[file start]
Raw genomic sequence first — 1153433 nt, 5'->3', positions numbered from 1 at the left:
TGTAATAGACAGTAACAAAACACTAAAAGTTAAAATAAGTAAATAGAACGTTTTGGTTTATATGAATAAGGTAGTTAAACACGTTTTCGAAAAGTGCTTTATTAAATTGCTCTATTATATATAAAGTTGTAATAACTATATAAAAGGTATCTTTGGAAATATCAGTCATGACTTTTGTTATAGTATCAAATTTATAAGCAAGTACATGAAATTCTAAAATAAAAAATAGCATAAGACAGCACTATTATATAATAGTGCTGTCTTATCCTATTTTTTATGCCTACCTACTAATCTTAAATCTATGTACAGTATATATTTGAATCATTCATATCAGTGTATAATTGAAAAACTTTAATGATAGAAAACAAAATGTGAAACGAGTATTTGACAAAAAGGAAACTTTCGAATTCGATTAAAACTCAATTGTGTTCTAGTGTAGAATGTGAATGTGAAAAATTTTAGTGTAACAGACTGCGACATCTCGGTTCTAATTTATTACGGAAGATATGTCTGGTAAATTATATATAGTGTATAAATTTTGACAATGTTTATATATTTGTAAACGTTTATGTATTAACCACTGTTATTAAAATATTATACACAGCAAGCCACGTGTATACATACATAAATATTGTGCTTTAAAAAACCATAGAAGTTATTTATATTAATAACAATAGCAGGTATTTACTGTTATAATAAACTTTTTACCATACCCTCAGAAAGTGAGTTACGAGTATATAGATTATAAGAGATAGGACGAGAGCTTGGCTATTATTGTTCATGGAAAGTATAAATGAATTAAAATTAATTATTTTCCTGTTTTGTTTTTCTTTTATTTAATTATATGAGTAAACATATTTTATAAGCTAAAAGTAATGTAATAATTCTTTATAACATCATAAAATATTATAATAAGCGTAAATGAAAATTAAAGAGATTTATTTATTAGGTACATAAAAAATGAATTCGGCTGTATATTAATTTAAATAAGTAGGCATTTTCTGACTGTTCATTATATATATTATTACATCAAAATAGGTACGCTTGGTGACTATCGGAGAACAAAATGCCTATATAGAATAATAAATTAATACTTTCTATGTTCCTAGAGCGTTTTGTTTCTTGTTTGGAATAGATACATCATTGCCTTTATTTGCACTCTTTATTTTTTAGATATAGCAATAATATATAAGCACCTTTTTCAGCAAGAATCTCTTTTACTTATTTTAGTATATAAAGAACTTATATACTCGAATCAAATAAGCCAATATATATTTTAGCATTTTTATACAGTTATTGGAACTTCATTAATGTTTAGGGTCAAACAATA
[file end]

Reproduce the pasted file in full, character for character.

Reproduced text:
Raw genomic sequence first — 1153433 nt, 5'->3', positions numbered from 1 at the left:
TGTAATAGACAGTAACAAAACACTAAAAGTTAAAATAAGTAAATAGAACGTTTTGGTTTATATGAATAAGGTAGTTAAACACGTTTTCGAAAAGTGCTTTATTAAATTGCTCTATTATATATAAAGTTGTAATAACTATATAAAAGGTATCTTTGGAAATATCAGTCATGACTTTTGTTATAGTATCAAATTTATAAGCAAGTACATGAAATTCTAAAATAAAAAATAGCATAAGACAGCACTATTATATAATAGTGCTGTCTTATCCTATTTTTTATGCCTACCTACTAATCTTAAATCTATGTACAGTATATATTTGAATCATTCATATCAGTGTATAATTGAAAAACTTTAATGATAGAAAACAAAATGTGAAACGAGTATTTGACAAAAAGGAAACTTTCGAATTCGATTAAAACTCAATTGTGTTCTAGTGTAGAATGTGAATGTGAAAAATTTTAGTGTAACAGACTGCGACATCTCGGTTCTAATTTATTACGGAAGATATGTCTGGTAAATTATATATAGTGTATAAATTTTGACAATGTTTATATATTTGTAAACGTTTATGTATTAACCACTGTTATTAAAATATTATACACAGCAAGCCACGTGTATACATACATAAATATTGTGCTTTAAAAAACCATAGAAGTTATTTATATTAATAACAATAGCAGGTATTTACTGTTATAATAAACTTTTTACCATACCCTCAGAAAGTGAGTTACGAGTATATAGATTATAAGAGATAGGACGAGAGCTTGGCTATTATTGTTCATGGAAAGTATAAATGAATTAAAATTAATTATTTTCCTGTTTTGTTTTTCTTTTATTTAATTATATGAGTAAACATATTTTATAAGCTAAAAGTAATGTAATAATTCTTTATAACATCATAAAATATTATAATAAGCGTAAATGAAAATTAAAGAGATTTATTTATTAGGTACATAAAAAATGAATTCGGCTGTATATTAATTTAAATAAGTAGGCATTTTCTGACTGTTCATTATATATATTATTACATCAAAATAGGTACGCTTGGTGACTATCGGAGAACAAAATGCCTATATAGAATAATAAATTAATACTTTCTATGTTCCTAGAGCGTTTTGTTTCTTGTTTGGAATAGATACATCATTGCCTTTATTTGCACTCTTTATTTTTTAGATATAGCAATAATATATAAGCACCTTTTTCAGCAAGAATCTCTTTTACTTATTTTAGTATATAAAGAACTTATATACTCGAATCAAATAAGCCAATATATATTTTAGCATTTTTATACAGTTATTGGAACTTCATTAATGTTTAGGGTCAAACAATA